Let's start by taking a look at how a UV gel manicure works: Having gel nail polish applied is actually a multi-step process. A special nail solution is applied to each natural or synthetic nail in as many as four to five coats. After each coat is added, the nails are briefly exposed to a UV-A light inside a small box. The nails cure and dry quickly, but the light does more than illuminate the nail area. It also illuminates the delicate skin on the back of the hand. There is growing concern among medical professionals that increased UV exposure from nail lights poses a skin cancer risk. This is a hot topic we'll discuss in greater detail in just a minute.


Gel nail polish is also called soak-off polish. That's because it can be very difficult to remove. Getting rid of the polish requires a long soak in an acetone mixture -- and the possible application of a number of scraping tools that bear a striking resemblance to torture devices used in past centuries. If this sounds time consuming, uncomfortable and potentially damaging to your nails, it is.

Being forewarned will help you make a measured choice when it comes to deciding what type of manicure works best for you. If your greatest concern is the cost, though, DIY gel polish kits and lamps are available for home manicures through most nail product retailers. The initial expense may be a bit steep (about $75), but you'll save money over time compared to the cost of multiple salon manicures.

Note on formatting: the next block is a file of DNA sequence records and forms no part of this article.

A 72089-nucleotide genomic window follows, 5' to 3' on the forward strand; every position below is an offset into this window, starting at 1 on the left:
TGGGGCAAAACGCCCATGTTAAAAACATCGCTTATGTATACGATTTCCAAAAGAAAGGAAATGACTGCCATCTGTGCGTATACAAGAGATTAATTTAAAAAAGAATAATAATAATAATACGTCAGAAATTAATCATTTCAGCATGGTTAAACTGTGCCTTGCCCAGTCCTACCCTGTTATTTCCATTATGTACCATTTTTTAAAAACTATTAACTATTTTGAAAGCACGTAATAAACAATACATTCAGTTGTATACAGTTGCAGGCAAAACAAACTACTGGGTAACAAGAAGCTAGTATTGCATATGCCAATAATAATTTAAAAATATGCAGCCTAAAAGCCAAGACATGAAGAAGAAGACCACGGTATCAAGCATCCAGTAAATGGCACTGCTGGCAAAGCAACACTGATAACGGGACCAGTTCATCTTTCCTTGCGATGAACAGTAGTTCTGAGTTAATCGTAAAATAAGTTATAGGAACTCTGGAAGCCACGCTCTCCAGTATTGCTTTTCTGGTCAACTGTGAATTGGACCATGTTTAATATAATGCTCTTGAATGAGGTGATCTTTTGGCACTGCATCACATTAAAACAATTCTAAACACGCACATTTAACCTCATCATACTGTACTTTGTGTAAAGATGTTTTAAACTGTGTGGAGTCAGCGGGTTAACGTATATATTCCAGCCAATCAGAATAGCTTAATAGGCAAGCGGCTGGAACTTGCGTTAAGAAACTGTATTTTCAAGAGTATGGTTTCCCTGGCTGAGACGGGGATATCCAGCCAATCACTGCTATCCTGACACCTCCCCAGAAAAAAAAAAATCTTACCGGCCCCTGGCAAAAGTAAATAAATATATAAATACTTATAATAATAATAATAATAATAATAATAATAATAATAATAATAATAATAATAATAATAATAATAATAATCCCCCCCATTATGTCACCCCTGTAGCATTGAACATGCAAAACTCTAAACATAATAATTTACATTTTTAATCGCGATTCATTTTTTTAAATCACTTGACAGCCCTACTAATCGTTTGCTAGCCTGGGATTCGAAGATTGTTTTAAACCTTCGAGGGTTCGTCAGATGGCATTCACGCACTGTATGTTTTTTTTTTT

UV Lights and Skin Cancer

One of the biggest concerns regarding gel nail treatments involves the UV-A lamps used to set or cure the gel polish. The fear here is that exposure to even small amounts of UV light on a regular basis may cause skin cancer. UV-A light penetrates deep into the skin. UV nail lights and tanning beds actually use the same technology. Proponents argue that the nail curing process requires relatively little time under UV light as opposed to, say, getting a whole body tan for your next vacation. It takes about five minutes of UV light exposure to cure a gel nail manicure. That's still enough time to cause some regular UV gel nail customers to develop age spots on their hands, a preliminary sign of UV skin damage.